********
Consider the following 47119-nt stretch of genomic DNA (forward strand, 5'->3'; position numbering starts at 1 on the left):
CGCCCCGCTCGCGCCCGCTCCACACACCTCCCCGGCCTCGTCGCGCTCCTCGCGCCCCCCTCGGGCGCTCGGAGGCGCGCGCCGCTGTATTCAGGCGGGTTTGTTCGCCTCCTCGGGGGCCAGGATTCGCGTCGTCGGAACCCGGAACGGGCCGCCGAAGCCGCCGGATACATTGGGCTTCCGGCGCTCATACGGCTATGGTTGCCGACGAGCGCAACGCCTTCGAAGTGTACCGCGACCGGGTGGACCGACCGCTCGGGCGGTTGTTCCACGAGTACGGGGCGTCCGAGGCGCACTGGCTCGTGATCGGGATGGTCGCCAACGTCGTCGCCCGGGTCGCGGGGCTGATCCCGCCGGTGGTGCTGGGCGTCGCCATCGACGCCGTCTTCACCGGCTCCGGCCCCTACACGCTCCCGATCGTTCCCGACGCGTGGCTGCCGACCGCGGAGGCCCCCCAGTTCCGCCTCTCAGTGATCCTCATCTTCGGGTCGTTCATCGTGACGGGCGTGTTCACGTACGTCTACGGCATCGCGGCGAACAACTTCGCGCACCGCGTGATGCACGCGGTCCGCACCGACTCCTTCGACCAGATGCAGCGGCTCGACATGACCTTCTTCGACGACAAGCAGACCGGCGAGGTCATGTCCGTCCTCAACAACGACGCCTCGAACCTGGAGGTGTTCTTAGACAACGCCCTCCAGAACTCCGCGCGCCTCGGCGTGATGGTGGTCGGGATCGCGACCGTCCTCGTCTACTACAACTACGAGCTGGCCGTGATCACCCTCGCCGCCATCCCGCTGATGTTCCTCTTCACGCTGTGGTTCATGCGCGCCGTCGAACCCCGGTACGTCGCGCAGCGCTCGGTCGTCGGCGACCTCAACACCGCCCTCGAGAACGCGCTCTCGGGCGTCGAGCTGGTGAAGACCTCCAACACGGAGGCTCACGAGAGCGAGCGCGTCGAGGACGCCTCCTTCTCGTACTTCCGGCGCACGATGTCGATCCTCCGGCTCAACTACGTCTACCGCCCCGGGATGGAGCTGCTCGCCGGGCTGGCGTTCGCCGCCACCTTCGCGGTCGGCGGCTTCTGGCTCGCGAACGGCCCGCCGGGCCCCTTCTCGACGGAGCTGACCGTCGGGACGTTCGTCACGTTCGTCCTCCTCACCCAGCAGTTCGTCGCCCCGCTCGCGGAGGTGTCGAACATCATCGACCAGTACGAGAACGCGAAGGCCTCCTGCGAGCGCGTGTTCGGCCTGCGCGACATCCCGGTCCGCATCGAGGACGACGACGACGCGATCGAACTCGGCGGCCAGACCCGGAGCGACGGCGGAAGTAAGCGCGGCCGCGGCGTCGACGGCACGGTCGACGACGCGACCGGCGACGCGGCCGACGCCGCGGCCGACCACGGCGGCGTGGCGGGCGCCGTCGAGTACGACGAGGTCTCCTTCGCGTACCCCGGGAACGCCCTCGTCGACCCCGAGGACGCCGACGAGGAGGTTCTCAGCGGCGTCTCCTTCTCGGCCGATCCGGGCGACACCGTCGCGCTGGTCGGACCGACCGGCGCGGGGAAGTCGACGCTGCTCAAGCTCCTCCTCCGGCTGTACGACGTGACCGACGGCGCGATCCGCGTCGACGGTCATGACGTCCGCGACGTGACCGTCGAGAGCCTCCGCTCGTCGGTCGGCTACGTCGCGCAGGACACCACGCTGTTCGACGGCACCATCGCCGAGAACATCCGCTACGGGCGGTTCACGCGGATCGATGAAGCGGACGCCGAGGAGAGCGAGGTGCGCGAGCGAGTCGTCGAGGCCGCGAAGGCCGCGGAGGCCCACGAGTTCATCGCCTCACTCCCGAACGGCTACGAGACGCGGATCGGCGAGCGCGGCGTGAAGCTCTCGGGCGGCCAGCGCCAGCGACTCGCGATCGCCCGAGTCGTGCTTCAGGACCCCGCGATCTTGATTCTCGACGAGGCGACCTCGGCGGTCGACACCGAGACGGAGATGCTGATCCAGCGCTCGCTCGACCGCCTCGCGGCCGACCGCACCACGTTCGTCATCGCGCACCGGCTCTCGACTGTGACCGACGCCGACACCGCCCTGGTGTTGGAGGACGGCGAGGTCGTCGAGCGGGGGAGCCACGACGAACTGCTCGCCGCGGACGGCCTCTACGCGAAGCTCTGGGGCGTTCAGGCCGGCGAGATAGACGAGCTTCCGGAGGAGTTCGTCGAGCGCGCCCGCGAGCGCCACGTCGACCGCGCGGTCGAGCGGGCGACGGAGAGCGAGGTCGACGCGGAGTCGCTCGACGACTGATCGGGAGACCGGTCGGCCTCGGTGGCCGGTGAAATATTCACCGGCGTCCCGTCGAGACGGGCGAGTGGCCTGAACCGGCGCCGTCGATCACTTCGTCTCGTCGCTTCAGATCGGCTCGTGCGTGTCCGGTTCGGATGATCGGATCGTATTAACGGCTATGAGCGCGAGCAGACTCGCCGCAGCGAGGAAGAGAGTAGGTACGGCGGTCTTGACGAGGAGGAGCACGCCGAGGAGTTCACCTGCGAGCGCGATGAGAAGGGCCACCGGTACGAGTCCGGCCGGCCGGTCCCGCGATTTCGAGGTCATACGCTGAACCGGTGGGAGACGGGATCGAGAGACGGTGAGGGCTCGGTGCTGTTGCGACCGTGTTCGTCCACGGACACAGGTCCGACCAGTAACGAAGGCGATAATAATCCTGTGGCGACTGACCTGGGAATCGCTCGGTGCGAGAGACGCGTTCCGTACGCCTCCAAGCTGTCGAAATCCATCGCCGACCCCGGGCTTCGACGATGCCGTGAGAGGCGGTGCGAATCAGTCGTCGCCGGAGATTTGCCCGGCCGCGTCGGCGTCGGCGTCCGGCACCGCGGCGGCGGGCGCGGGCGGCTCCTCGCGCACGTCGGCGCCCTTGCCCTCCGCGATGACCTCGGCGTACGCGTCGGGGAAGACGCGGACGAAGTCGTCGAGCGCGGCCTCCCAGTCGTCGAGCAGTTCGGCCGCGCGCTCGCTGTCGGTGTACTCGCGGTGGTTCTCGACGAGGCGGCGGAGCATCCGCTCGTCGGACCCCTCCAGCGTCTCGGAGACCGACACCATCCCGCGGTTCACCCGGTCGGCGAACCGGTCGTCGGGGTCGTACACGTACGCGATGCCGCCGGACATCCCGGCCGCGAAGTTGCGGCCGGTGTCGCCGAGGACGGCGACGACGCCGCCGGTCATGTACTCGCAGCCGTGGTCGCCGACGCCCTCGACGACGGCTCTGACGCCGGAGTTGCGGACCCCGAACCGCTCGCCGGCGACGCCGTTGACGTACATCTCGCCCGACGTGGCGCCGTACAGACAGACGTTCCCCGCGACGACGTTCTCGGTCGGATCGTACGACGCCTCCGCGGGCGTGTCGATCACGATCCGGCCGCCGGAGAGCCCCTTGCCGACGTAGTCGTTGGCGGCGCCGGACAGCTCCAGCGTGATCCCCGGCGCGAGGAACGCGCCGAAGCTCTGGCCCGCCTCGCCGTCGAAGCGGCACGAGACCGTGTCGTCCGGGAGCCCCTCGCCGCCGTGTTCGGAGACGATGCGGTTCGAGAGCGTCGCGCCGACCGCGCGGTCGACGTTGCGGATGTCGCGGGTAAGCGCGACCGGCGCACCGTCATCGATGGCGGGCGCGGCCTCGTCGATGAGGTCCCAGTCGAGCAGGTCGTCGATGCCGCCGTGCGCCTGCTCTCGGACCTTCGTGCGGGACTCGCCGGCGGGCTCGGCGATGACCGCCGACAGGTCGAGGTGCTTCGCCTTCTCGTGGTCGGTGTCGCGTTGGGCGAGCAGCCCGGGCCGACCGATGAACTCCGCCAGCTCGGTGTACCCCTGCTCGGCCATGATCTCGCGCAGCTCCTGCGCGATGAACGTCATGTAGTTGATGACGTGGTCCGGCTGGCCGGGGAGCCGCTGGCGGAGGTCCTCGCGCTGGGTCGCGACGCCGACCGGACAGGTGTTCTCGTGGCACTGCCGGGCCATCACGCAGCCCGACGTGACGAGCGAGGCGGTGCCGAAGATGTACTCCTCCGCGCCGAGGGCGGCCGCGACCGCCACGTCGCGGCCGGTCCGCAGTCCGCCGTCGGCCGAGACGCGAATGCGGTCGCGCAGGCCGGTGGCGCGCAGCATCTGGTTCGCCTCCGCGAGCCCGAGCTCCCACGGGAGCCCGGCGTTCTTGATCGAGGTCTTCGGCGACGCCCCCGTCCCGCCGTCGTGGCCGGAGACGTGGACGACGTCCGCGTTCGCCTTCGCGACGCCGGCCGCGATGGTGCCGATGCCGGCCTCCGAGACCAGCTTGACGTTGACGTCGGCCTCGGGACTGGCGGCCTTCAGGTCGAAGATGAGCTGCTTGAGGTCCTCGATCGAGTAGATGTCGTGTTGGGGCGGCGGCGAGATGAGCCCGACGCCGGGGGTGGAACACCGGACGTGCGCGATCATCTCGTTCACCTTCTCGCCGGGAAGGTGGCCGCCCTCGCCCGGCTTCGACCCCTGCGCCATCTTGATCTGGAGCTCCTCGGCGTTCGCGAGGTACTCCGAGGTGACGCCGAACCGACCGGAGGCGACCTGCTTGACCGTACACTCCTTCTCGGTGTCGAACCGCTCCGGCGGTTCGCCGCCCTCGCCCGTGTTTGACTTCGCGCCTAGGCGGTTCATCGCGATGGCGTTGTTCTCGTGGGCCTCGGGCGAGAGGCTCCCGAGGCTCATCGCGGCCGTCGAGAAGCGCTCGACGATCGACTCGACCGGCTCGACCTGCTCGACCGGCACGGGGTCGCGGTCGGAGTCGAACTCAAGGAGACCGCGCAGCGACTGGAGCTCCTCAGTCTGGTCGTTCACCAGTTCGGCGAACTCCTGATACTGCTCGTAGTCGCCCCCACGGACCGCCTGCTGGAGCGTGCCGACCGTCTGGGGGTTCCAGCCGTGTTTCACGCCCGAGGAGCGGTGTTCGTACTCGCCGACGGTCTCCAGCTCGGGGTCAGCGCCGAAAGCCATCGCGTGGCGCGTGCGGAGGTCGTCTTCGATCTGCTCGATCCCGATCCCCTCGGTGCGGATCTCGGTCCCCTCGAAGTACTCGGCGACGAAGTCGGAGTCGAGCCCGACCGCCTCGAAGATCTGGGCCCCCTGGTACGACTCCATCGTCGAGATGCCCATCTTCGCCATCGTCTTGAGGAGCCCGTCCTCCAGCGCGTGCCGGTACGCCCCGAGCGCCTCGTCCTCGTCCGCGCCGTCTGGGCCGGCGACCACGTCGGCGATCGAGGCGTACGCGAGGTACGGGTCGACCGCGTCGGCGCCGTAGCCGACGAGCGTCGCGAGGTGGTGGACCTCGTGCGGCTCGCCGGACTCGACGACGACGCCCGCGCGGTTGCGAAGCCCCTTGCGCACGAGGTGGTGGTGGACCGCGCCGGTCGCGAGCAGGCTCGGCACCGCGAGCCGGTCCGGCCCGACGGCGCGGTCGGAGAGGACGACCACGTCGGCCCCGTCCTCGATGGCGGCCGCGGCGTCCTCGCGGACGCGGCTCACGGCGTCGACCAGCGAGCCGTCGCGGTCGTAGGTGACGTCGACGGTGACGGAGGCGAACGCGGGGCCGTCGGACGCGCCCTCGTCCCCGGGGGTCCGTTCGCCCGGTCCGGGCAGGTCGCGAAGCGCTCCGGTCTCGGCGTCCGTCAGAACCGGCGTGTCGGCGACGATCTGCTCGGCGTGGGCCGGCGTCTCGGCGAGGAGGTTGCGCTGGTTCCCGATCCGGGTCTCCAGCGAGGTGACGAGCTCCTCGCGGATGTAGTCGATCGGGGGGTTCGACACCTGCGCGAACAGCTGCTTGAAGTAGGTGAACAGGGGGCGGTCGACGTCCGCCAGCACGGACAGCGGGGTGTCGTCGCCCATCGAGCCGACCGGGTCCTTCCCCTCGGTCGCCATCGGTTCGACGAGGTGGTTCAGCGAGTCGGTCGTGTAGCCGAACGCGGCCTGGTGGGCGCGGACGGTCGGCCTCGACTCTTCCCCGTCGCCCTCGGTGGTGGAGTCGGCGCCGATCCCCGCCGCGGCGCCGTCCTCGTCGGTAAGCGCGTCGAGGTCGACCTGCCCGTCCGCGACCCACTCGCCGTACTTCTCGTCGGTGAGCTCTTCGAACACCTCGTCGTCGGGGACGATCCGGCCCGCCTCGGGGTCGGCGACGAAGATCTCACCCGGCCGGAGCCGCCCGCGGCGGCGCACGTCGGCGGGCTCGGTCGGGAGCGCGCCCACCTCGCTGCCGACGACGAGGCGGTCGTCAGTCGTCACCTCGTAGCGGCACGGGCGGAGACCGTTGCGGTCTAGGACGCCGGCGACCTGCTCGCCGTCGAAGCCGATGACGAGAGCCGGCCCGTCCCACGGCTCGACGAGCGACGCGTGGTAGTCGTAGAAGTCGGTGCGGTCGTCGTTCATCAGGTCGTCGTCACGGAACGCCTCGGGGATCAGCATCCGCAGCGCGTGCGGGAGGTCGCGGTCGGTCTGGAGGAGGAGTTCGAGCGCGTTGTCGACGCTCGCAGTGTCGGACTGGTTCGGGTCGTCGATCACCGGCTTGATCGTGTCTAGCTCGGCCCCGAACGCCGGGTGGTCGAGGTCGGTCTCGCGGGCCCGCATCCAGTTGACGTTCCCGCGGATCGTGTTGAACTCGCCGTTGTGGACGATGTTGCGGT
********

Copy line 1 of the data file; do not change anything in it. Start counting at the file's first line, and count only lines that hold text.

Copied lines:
Consider the following 47119-nt stretch of genomic DNA (forward strand, 5'->3'; position numbering starts at 1 on the left):